Feb. 9th, 2010

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Yarn Harlot -Stephanie Pearl-McPhee

I enjoyed these little stories and anecdotes about knitting--makes me want to knit more! I'm currently in the middle of a giant project, but once it's done, I have so many more things I want to make!

Company -Stephen Sondheim and George Furth

On my 35th birthday, I thought I should re-read the libretto of Company, now that I'm the age of the main character! God, I adore this musical. Even just reading it off the page was cool.

Good To A Fault -Marina Endicott

I'm starting to read the five shortlisted books for Canada Reads this year. I really enjoyed this book, in the end, but it took a while to get going. Really interesting premise--a woman causes a minor traffic accident, then ends up taking care of the family she hit. Very well-written and compelling.

Nikolski -Nicolas Dickner

Another Canada Reads title, a Quebecois novel in translation. While I was reading it, I totally adored it, but it hasn't stayed with me much. Three different quirky main characters, in alternating chapters, all distantly connected, though not aware of it. Dickner spins some great yarns, weaving in and out of the different stories--geography, identity, pirates, fish, books--good times!

The Glass Books of the Dream Eaters -Gordon Dahlquist

Let's see how I described this book to [livejournal.com profile] starfishchick the other day:

"I've also just read a crazy fun book that you might like: "The Glass Books of the Dream Eaters" by Gordon Dahlquist. I hadn't heard of it, or him, but some friends in Sweeney Todd picked it for a loosey goosey book club we sort of have. It's a fat, juicy rollicking page turner--I don't even know how I'd describe it...a gothic Victorian melodrama/suspense with elements of science fiction/steampunk and some sexy/kinky bits! Truly strange and silly, and a darned fun read. And I was delighted to learn that there are two more in the series!"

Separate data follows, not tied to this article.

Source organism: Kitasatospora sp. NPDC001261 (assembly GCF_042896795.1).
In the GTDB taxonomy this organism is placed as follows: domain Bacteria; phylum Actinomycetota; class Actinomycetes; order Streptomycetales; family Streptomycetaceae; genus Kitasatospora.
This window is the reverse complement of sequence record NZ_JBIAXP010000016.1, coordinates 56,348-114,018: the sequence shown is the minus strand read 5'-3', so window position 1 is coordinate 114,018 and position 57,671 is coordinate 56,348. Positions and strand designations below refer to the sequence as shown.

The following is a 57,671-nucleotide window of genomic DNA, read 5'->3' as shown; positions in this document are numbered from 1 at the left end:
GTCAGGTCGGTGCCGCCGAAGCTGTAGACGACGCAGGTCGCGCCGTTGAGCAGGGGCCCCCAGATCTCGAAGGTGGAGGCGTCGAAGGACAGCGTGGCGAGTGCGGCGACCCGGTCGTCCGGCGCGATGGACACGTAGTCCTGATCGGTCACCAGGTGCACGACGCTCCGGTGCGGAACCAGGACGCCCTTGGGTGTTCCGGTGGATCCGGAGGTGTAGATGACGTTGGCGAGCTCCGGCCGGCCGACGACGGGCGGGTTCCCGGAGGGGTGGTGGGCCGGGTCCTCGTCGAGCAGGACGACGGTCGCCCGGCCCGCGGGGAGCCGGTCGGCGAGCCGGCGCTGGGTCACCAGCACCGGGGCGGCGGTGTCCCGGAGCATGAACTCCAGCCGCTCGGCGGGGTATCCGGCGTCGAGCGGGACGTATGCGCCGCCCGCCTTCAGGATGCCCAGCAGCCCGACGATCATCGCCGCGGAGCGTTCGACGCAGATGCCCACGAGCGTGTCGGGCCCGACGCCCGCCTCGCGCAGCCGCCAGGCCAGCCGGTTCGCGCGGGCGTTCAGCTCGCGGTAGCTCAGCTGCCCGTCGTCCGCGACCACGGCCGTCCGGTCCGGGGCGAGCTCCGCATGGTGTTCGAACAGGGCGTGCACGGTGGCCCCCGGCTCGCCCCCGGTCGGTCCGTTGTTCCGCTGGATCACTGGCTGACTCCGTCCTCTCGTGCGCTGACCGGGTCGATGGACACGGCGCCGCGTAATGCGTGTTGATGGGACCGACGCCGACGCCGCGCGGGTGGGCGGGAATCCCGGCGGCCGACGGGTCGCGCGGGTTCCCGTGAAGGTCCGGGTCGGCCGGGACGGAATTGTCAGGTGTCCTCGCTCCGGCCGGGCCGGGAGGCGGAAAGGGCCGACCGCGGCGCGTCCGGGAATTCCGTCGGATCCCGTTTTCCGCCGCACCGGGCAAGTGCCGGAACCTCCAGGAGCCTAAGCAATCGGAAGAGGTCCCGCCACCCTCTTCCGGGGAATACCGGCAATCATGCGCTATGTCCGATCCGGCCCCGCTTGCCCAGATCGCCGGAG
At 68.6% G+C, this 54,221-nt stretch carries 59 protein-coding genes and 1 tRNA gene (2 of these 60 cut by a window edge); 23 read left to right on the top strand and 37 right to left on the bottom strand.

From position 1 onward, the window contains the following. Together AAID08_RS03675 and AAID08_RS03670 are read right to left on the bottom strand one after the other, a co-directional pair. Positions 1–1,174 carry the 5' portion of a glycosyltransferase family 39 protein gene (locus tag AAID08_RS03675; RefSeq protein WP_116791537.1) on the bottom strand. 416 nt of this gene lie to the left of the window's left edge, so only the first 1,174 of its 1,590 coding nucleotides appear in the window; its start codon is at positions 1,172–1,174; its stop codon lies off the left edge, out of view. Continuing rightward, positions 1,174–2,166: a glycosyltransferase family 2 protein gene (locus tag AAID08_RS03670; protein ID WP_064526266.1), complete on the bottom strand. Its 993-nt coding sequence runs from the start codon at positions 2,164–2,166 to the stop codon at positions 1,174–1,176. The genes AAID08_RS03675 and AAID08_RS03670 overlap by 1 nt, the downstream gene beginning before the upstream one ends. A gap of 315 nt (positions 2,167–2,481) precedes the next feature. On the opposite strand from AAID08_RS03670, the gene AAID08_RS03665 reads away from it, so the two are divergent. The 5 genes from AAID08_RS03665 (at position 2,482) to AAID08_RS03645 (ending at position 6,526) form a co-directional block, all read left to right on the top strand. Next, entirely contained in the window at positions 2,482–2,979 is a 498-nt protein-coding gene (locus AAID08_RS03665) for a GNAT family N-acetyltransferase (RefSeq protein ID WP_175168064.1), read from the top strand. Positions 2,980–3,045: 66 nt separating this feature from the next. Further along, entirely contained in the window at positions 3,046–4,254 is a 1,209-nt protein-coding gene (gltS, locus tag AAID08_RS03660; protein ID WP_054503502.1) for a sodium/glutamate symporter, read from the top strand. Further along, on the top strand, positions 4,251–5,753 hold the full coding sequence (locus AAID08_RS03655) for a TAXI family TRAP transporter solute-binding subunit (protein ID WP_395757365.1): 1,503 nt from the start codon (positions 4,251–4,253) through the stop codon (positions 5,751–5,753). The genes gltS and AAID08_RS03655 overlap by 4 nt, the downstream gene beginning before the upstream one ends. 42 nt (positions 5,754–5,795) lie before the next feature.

The Jade Peony -Wayson Choy

More Canada Reads reading. I'd heard amazing things about this book from people, so maybe I was expecting to be blown away, but I admit I wasn't. It was interesting, and readable, but it's probably my least favourite of the three CR titles I've read so far. It's told through the eyes of three siblings in a Chinese-Canadian family in Vancouver in the 1930s and 40s. There are great descriptions of Chinatown and Chinese culture of the time, and I found the third section, told by the youngest brother, quite compelling, but overall, it didn't leave a huge impression on me.


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